Richard's Journey - using Accessibility Scanner to test user-facing changes

“Learn about accessibility as early as possible, preferably at the same time as learning everything else, so that it becomes a habit and not something you have to force later on.”

Q&A with Richard

  • A: I’ve been building Android apps since 2011, when I was in graduate school studying for my Master’s Degree in Computer Engineering. I built my first Android app using Eclipse which seemed to be a great tool at the time, at least until Google’s Android Studio was released for the first time in 2014. Android Studio is such a powerful and phenomenal IDE! I’ve been using it to build apps for Android phones, tablets, smartwatches, and TV. It is amazing how the Android Accessibility Test Framework integrates with Android Studio to help us catch accessibility issues in our layouts early on.
  • A: My favorite tool by far is the Accessibility Scanner. As a developer with a hearing disability, accessibility is very important to me. I was born with a sensorineural hearing loss, and wore hearing aids up until I was 18 when I decided to get a cochlear implant. I am a heavy closed-captioning user and I rely on accessibility every single day. When I was younger, before the smartphone era, even through the beginning of the smartphone era, it was challenging for me to fully enjoy TV or videos that didn’t have captions. I’m so glad that the world is starting to adapt to those with disabilities and the awareness of accessibility has increased. In fact, I chose the software engineering field because I wanted to create software or apps that would improve other people’s lives, the same way that technology has made my life easier. Making sure the apps I build are accessible has always been my top priority. This is why the Accessibility Scanner is one of my favorite tools: It allows me to efficiently test how accessible my user-facing changes are, especially for those with visual disabilities.
  • A: As an Android engineer on Twitter’s Accessibility Experience Team, one of our initiatives was to improve the experience of image descriptions and the use of alt text. Did you know that when you put images in your Tweets on Twitter, you can add descriptions to make them accessible to people who can’t see images? If yes, that is great! But do you always remember to do it? Don’t worry if not - you’re not alone. Many people including myself forget to add image descriptions. So, we implemented Alt Text reminders which allow users to opt in to be notified when they tweet images without descriptions. We also have been working to expose alt text for all images and GIFs. What that means is, we are now displaying an “ALT” badge on images that have associated alternative text or image descriptions. In general, alt text is primarily used for Talkback users but we wanted to allow users not using a screen reader to know which images have alternative text, and of course allow them to view the image description by selecting the “ALT” badge. This feature helped achieve two things: 1) Users that may have low-vision or other disabilities that would benefit from available alternative text can now access that text; 2) Users can know which images have alternative text before retweeting those images. I personally love this feature because it increases the awareness of Alt text.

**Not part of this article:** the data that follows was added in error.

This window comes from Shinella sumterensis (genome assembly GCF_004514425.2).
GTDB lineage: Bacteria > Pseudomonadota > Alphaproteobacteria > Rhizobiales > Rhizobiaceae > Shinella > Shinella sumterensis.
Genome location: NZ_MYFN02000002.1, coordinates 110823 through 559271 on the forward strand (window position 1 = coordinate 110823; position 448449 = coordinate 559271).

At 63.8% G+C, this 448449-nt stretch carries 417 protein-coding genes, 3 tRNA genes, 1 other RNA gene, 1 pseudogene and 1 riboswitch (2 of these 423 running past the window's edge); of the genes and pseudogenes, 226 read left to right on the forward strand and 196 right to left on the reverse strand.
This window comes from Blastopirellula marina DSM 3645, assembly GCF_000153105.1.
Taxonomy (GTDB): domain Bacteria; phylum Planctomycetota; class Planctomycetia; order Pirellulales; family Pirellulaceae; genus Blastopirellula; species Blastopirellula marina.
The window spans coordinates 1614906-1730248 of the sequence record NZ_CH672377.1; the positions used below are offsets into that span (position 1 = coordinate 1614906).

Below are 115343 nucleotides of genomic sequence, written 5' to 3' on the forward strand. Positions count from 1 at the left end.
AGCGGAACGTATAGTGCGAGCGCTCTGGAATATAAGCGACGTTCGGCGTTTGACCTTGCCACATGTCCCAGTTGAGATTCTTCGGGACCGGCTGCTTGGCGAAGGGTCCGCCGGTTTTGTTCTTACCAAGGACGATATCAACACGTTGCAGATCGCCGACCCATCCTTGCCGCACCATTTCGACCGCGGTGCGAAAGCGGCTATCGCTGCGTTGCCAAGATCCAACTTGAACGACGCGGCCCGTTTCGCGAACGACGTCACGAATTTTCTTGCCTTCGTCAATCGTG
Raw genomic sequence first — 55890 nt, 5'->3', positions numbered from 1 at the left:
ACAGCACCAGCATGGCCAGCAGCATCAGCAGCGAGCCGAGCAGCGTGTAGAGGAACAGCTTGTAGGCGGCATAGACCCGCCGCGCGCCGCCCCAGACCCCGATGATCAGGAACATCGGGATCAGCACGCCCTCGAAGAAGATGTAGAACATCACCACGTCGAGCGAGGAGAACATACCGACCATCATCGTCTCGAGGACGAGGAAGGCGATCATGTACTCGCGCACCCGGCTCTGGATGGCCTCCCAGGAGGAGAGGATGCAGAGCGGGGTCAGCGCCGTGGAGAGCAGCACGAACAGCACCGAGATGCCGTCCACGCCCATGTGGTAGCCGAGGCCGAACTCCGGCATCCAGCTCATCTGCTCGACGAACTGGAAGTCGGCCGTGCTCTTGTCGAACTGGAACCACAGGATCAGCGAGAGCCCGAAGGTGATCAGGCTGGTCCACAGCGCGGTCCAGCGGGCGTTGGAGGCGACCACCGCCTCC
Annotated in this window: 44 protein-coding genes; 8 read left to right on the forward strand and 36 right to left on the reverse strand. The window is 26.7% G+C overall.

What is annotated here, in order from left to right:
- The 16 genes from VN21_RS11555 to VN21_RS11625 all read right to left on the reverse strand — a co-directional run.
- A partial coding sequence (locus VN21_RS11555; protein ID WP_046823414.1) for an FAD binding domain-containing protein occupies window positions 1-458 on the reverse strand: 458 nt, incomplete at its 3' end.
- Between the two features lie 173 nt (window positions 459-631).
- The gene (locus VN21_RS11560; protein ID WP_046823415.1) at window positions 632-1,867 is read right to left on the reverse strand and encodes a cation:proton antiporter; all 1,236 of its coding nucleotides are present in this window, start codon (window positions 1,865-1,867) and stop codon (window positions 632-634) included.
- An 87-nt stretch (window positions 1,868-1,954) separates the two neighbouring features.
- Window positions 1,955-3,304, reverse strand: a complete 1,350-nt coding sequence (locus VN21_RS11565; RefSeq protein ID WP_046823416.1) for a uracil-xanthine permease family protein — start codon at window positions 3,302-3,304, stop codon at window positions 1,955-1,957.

• A: What an exciting time to start! I have three tips I’d love to share:

    1) Don’t start coding without reviewing the specifications and designs carefully. Draw and map out the architecture and technical design of your work before you jump into the code. In other words, work smarter, not harder.

    2) Take the time to read through the developer documentation and the source code. You will become an expert more quickly if you know what is happening behind the scenes. When you call a function from a library or SDK, get in the habit of looking at the source code and implementation of that function so that you can not only learn as you code, but also find opportunities to improve performance.

    3) Learn about accessibility as early as possible, preferably with learning everything else, so that it becomes a habit and not something you have to force later on.

You might like

See how other developer communities are taking on big challenges, and making an even bigger impact on our world.